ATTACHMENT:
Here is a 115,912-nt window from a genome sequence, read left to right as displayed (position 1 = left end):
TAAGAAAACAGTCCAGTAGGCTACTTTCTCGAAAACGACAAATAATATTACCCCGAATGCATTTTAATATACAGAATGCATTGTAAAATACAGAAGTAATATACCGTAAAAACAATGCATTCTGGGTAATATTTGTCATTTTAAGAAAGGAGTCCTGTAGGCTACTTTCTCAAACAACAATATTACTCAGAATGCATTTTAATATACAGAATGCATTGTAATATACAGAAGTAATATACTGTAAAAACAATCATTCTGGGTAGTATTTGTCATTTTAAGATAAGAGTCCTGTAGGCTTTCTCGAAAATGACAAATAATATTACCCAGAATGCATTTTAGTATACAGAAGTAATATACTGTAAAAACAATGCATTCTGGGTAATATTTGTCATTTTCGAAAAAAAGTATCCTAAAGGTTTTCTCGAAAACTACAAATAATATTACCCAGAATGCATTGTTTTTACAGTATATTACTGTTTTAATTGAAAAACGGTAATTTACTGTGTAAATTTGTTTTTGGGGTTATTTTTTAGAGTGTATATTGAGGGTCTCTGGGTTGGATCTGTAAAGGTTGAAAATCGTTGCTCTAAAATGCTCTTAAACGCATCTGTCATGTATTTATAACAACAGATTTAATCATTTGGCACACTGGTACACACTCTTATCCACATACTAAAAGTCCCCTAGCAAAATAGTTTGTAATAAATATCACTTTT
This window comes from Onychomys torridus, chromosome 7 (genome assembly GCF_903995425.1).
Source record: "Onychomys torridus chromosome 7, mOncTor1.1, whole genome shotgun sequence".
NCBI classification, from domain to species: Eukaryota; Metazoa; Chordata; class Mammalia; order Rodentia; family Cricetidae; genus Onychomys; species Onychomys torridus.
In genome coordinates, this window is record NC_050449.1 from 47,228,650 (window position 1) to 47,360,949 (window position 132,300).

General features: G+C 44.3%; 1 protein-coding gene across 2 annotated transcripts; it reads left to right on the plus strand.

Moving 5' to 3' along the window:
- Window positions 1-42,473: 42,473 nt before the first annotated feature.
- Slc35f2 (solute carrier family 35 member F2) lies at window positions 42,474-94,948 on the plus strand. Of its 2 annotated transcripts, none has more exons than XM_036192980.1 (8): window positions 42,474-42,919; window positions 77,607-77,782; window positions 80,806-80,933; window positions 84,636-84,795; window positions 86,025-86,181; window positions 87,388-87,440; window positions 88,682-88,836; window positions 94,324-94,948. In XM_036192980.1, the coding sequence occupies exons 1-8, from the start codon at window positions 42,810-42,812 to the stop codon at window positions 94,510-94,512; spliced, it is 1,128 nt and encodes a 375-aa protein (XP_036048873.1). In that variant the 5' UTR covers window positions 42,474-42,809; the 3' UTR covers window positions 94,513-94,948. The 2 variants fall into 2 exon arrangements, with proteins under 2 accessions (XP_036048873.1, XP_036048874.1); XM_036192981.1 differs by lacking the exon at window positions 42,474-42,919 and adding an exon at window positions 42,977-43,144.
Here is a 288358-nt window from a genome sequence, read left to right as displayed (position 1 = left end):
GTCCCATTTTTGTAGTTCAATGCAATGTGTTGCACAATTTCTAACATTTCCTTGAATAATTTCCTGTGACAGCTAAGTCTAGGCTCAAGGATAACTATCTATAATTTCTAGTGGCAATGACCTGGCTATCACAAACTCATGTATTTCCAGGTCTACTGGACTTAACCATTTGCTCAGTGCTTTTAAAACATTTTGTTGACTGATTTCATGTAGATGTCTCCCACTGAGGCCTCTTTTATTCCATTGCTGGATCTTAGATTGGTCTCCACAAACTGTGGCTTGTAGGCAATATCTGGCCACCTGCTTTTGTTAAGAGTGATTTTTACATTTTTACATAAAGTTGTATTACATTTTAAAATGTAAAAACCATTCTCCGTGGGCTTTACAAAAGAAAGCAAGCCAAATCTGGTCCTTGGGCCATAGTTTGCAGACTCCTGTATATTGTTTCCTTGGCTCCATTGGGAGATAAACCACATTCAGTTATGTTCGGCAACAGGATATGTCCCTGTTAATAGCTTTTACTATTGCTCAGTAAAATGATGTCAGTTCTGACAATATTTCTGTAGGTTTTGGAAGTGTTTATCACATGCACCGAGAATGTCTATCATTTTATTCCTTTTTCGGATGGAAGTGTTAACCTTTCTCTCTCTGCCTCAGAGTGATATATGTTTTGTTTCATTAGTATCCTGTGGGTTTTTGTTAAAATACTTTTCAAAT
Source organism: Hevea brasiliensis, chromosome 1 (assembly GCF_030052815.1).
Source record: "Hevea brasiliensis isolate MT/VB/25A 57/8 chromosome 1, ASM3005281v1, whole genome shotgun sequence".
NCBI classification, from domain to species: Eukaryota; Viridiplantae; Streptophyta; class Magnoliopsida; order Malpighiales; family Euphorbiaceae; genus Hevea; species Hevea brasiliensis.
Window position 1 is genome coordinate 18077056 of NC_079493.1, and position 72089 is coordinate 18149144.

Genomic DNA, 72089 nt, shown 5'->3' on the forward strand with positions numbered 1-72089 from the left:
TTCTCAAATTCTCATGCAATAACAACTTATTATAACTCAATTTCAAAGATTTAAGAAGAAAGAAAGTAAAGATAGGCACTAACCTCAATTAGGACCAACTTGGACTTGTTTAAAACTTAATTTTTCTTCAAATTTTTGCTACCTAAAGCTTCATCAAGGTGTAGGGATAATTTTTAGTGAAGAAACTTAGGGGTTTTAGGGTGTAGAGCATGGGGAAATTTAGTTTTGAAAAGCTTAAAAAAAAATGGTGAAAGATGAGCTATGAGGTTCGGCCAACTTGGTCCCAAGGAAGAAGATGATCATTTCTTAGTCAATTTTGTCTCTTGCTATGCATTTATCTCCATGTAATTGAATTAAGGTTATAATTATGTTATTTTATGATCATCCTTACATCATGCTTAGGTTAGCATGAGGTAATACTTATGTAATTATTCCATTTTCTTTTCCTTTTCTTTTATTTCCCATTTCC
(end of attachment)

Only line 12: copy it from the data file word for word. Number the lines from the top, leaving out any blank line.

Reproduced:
GTCCCATTTTTGTAGTTCAATGCAATGTGTTGCACAATTTCTAACATTTCCTTGAATAATTTCCTGTGACAGCTAAGTCTAGGCTCAAGGATAACTATCTATAATTTCTAGTGGCAATGACCTGGCTATCACAAACTCATGTATTTCCAGGTCTACTGGACTTAACCATTTGCTCAGTGCTTTTAAAACATTTTGTTGACTGATTTCATGTAGATGTCTCCCACTGAGGCCTCTTTTATTCCATTGCTGGATCTTAGATTGGTCTCCACAAACTGTGGCTTGTAGGCAATATCTGGCCACCTGCTTTTGTTAAGAGTGATTTTTACATTTTTACATAAAGTTGTATTACATTTTAAAATGTAAAAACCATTCTCCGTGGGCTTTACAAAAGAAAGCAAGCCAAATCTGGTCCTTGGGCCATAGTTTGCAGACTCCTGTATATTGTTTCCTTGGCTCCATTGGGAGATAAACCACATTCAGTTATGTTCGGCAACAGGATATGTCCCTGTTAATAGCTTTTACTATTGCTCAGTAAAATGATGTCAGTTCTGACAATATTTCTGTAGGTTTTGGAAGTGTTTATCACATGCACCGAGAATGTCTATCATTTTATTCCTTTTTCGGATGGAAGTGTTAACCTTTCTCTCTCTGCCTCAGAGTGATATATGTTTTGTTTCATTAGTATCCTGTGGGTTTTTGTTAAAATACTTTTCAAAT